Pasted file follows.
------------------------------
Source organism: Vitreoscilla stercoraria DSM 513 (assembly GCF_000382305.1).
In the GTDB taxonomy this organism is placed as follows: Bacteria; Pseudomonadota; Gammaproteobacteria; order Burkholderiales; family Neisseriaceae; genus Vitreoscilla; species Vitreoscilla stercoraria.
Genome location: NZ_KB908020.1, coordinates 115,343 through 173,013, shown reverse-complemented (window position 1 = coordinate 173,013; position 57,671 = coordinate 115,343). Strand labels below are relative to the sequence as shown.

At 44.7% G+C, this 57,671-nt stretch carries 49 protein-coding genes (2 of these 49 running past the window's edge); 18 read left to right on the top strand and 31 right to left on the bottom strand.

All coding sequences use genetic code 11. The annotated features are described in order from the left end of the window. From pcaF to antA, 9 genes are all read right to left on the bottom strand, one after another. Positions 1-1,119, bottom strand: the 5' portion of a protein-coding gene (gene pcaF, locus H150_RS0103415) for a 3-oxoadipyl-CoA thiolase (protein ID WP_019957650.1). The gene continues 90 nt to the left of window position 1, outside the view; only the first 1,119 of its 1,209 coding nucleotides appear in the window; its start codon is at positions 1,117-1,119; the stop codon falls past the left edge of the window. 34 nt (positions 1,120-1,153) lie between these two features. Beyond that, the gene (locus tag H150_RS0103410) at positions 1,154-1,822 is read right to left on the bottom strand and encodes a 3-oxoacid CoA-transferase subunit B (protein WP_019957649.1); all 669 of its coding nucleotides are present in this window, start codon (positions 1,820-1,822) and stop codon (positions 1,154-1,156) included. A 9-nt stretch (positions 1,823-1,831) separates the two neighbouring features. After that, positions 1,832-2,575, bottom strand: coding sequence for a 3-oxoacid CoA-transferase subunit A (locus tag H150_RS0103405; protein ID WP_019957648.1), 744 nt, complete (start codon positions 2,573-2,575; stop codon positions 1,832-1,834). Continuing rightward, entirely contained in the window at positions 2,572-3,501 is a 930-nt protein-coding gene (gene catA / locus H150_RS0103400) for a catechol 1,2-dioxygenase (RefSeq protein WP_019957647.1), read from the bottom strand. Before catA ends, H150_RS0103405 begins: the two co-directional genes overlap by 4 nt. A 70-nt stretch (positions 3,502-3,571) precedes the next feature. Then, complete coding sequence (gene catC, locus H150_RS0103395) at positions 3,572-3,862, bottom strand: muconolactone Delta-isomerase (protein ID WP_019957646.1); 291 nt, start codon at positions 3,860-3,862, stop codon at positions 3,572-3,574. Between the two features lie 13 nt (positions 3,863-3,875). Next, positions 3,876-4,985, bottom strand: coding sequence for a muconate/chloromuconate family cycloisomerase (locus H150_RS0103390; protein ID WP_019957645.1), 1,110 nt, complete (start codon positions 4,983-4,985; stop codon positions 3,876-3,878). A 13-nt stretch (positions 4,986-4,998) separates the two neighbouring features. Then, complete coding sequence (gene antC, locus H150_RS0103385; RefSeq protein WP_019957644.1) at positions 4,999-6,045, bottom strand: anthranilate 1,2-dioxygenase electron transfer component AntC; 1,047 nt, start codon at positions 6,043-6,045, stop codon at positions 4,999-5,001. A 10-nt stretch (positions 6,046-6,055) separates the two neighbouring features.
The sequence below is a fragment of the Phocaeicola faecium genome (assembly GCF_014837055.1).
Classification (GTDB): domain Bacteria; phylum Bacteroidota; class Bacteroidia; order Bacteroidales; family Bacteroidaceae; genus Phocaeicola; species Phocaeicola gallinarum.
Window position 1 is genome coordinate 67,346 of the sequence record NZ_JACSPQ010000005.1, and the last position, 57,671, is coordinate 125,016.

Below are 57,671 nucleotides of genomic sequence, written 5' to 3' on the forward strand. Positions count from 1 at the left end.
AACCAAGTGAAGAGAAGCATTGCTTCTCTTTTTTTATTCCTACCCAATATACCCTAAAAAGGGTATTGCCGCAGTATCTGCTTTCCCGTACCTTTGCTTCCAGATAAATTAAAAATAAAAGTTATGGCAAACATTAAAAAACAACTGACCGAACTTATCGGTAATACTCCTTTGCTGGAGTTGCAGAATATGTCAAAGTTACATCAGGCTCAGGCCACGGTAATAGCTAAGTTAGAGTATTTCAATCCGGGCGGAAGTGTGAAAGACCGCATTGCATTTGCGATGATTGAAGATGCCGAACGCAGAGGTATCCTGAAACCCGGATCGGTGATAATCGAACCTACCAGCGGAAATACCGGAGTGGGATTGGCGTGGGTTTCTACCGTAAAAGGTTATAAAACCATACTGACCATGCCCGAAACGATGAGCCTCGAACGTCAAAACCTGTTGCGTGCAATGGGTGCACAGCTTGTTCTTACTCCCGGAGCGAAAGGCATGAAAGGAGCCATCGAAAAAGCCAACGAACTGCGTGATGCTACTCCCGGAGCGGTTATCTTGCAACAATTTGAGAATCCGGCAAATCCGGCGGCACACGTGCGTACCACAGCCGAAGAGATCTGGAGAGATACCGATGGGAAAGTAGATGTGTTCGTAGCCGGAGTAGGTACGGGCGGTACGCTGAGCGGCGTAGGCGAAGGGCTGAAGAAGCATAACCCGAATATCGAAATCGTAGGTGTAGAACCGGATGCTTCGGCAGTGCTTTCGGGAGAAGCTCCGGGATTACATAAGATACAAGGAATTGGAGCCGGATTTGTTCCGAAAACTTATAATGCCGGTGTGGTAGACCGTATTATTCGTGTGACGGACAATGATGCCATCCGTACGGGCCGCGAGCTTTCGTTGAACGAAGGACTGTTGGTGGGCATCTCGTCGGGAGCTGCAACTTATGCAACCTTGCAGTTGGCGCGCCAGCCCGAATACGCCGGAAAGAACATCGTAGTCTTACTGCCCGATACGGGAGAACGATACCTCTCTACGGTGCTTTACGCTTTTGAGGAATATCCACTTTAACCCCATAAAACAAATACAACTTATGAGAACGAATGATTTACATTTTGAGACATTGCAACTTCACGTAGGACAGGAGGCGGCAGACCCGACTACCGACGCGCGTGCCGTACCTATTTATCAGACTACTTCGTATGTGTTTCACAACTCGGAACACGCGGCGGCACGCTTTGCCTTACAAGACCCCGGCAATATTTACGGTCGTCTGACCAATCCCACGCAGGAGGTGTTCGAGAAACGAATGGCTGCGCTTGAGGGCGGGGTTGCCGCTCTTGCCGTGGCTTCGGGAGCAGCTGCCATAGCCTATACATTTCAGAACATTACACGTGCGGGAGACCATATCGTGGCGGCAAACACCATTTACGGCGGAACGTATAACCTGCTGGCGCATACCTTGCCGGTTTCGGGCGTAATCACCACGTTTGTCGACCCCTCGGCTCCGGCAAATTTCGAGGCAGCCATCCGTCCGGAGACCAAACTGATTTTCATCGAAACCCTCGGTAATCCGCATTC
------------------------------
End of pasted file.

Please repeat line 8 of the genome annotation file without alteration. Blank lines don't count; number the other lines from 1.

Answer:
Window position 1 is genome coordinate 67,346 of the sequence record NZ_JACSPQ010000005.1, and the last position, 57,671, is coordinate 125,016.